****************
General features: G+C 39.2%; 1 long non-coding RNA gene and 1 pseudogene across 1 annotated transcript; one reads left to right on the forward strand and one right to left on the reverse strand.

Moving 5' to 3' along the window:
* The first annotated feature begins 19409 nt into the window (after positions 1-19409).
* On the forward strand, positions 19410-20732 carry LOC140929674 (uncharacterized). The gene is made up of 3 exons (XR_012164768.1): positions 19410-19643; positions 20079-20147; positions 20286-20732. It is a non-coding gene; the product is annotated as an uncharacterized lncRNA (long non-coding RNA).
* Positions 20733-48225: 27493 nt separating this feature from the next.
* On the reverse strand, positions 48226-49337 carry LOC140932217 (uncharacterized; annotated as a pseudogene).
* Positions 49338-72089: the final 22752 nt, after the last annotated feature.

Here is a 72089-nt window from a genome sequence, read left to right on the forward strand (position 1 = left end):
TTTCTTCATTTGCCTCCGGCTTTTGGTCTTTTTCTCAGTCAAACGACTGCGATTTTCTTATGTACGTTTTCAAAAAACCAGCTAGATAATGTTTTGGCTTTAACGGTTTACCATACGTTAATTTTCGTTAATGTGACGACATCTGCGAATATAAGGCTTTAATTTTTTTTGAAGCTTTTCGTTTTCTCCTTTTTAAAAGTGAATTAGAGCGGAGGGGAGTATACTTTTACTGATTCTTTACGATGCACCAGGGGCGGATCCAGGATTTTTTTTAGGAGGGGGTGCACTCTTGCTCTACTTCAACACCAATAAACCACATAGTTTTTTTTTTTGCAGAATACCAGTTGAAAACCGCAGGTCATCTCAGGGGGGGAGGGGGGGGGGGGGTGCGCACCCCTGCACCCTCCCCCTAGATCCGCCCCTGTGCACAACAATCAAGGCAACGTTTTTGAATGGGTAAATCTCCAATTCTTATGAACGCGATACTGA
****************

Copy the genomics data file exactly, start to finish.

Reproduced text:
General features: G+C 39.2%; 1 long non-coding RNA gene and 1 pseudogene across 1 annotated transcript; one reads left to right on the forward strand and one right to left on the reverse strand.

Moving 5' to 3' along the window:
* The first annotated feature begins 19409 nt into the window (after positions 1-19409).
* On the forward strand, positions 19410-20732 carry LOC140929674 (uncharacterized). The gene is made up of 3 exons (XR_012164768.1): positions 19410-19643; positions 20079-20147; positions 20286-20732. It is a non-coding gene; the product is annotated as an uncharacterized lncRNA (long non-coding RNA).
* Positions 20733-48225: 27493 nt separating this feature from the next.
* On the reverse strand, positions 48226-49337 carry LOC140932217 (uncharacterized; annotated as a pseudogene).
* Positions 49338-72089: the final 22752 nt, after the last annotated feature.

Here is a 72089-nt window from a genome sequence, read left to right on the forward strand (position 1 = left end):
TTTCTTCATTTGCCTCCGGCTTTTGGTCTTTTTCTCAGTCAAACGACTGCGATTTTCTTATGTACGTTTTCAAAAAACCAGCTAGATAATGTTTTGGCTTTAACGGTTTACCATACGTTAATTTTCGTTAATGTGACGACATCTGCGAATATAAGGCTTTAATTTTTTTTGAAGCTTTTCGTTTTCTCCTTTTTAAAAGTGAATTAGAGCGGAGGGGAGTATACTTTTACTGATTCTTTACGATGCACCAGGGGCGGATCCAGGATTTTTTTTAGGAGGGGGTGCACTCTTGCTCTACTTCAACACCAATAAACCACATAGTTTTTTTTTTTGCAGAATACCAGTTGAAAACCGCAGGTCATCTCAGGGGGGGAGGGGGGGGGGGGGTGCGCACCCCTGCACCCTCCCCCTAGATCCGCCCCTGTGCACAACAATCAAGGCAACGTTTTTGAATGGGTAAATCTCCAATTCTTATGAACGCGATACTGA